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Desperate manhunt for SEQ serial rapist

Police investigate one of the eight sex attacks suspected to have been committed by the man dubbed the night stalker.
Police investigate one of the eight sex attacks suspected to have been committed by the man dubbed the night stalker. News Corp Australia

HE has been dubbed the night stalker.

In late 2015, as south east Queensland entered the first of its characteristically stifling warmer months, a predatory rapist seized the literal open windows of opportunity the summer months presented.

Between late November and March the following year, he chose the quiet darkness of the very late night or early morning to break into four homes, where inside, women he did not know were asleep and alone.

He then subjected each one to the stuff of nightmares.

They were not his first victims.

According to criminal profiler Wayne Petherick, they are also unlikely to be his last.

Despite the formation of a major criminal taskforce, Operation Melya, last year to investigate the man's string of sexual crimes, he remains on the loose.

As he has been since his first suspected attack on a woman in aged her 30s, on the Gold Coast on December 5, 2005.

Until last year, the man's decade of offending had been sporadic.

The summer of 2015/16 represented a dramatic escalation in the frequency of his attacks.

But as suddenly as he escalated, he stopped.

When police launched the public appeal to find him, the attacks ceased and his identity, one year on, remains a mystery.

When announcing the establishment of Operation Melya in April last year, Superintendent David Hutchinson said the same man was suspected of being behind eight strikingly similar attacks.

Six of them came on the northern Gold Coast, two more less than an hour away, in southern Brisbane and Logan.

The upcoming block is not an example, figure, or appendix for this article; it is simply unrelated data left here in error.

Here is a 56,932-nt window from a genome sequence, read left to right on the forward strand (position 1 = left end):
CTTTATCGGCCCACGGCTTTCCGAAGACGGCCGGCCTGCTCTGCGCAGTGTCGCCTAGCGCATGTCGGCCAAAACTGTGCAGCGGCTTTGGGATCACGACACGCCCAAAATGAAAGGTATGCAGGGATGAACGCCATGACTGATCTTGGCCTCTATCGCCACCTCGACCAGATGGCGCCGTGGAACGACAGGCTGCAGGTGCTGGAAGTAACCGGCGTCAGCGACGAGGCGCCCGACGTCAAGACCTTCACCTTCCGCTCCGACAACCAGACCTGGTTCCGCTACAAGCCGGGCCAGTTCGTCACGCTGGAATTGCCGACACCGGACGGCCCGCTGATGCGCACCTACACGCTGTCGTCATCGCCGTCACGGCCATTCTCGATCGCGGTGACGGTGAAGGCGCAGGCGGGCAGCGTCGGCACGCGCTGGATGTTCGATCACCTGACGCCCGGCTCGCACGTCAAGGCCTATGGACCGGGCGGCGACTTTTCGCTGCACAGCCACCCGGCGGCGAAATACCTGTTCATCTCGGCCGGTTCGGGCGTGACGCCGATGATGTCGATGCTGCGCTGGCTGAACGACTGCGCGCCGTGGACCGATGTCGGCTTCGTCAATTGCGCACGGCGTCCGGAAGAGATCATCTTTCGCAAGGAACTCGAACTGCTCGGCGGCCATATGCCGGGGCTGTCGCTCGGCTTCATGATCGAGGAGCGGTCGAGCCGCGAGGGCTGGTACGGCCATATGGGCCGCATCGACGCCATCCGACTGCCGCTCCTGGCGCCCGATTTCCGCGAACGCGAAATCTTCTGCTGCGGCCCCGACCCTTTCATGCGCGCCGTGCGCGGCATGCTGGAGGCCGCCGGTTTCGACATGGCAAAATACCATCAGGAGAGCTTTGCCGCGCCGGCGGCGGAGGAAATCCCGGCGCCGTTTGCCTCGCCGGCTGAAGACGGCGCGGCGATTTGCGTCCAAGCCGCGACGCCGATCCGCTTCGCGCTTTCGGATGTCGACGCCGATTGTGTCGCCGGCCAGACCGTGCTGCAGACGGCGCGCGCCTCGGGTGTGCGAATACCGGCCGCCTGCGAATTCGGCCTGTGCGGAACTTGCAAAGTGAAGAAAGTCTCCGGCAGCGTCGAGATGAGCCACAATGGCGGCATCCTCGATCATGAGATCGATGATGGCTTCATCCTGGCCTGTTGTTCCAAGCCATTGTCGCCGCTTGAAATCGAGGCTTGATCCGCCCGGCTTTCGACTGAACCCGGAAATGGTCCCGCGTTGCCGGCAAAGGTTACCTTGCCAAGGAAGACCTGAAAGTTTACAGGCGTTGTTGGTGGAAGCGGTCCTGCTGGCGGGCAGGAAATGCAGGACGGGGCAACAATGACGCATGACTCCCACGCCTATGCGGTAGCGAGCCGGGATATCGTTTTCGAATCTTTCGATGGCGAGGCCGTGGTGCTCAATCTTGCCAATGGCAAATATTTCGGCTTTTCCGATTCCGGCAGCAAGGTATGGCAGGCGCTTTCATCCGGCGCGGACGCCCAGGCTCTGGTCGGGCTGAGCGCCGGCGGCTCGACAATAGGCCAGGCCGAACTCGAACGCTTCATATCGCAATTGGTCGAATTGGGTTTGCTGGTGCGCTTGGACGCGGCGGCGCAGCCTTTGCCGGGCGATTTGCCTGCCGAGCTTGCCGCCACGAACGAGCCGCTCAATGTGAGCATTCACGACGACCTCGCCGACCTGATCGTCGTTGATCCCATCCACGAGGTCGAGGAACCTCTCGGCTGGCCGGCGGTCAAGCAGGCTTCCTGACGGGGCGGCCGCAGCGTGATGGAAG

Four had been conclusively tied to one man by DNA evidence, but in each of the eight cases identified, the rapist's modus operandi was terrifyingly similar.

Women, usually home alone, would either be woken by, or unexpectedly confront, an intruder.

After his first suspected attack in 2005, it would be three years before the man would rape again.

This time, there were two attacks, six months apart, in Southport and its neighbouring suburb, Coombabah, in 2008.

It would be seven years before the next one, also in Southport, in August 2015.

This attack, however, marked the beginning of the escalation in frequency.

Just three months later, he struck again, on November 26, the start of four almost monthly home invasions that ceased on March 28, 2016.

Criminal psychologist Dr Petherick, associate professor of criminology at Bond University, told news.com.au though the man had gone to ground, history shows that serial offenders who are not apprehended usually end up offending again.

"With these things, the best indicator of future behaviour is usually past behaviour," he said.

"It tends to be true. It would be unusual for someone who offenders so much and so frequently, to just stop."

Dr Petherick said there were a number of possible explanations as to why the rapes had stopped.

The man may be keeping a low profile, in the wake of the publicity that surrounded the announcement of Operation Melya, in a bid to not draw any further attention to himself.

He may also have left the Gold Coast area or found something else, such as a new relationship, that satisfied the urge that caused him to target women.

"It's educated guess work at the best of times," he said.

"What makes something serial is the general agreement of two or more events and over that time there is inevitably a cooling-off period, which is misleading because it implies a disconnect from the crimes, in which they effectively go back to their daily lives.

"But that is actually a requirement for a serial crime.

"It's possible this offender is cooling off somewhere, disconnecting from the crime, occupying themselves for a while public is on notice, also possible something entirely different, may have got themselves.

"It's possible he is in a relationship, satisfying the need that caused them to offend."

That too, he said, could explain the significant gaps between the offences.

Frighteningly, Dr Petherick said it was highly likely that during the active periods of his offending, the man was stalking a number of women, before finally attacking one.

The belief means there are probably a number of Queensland women who have no idea how close they came to being raped in their homes.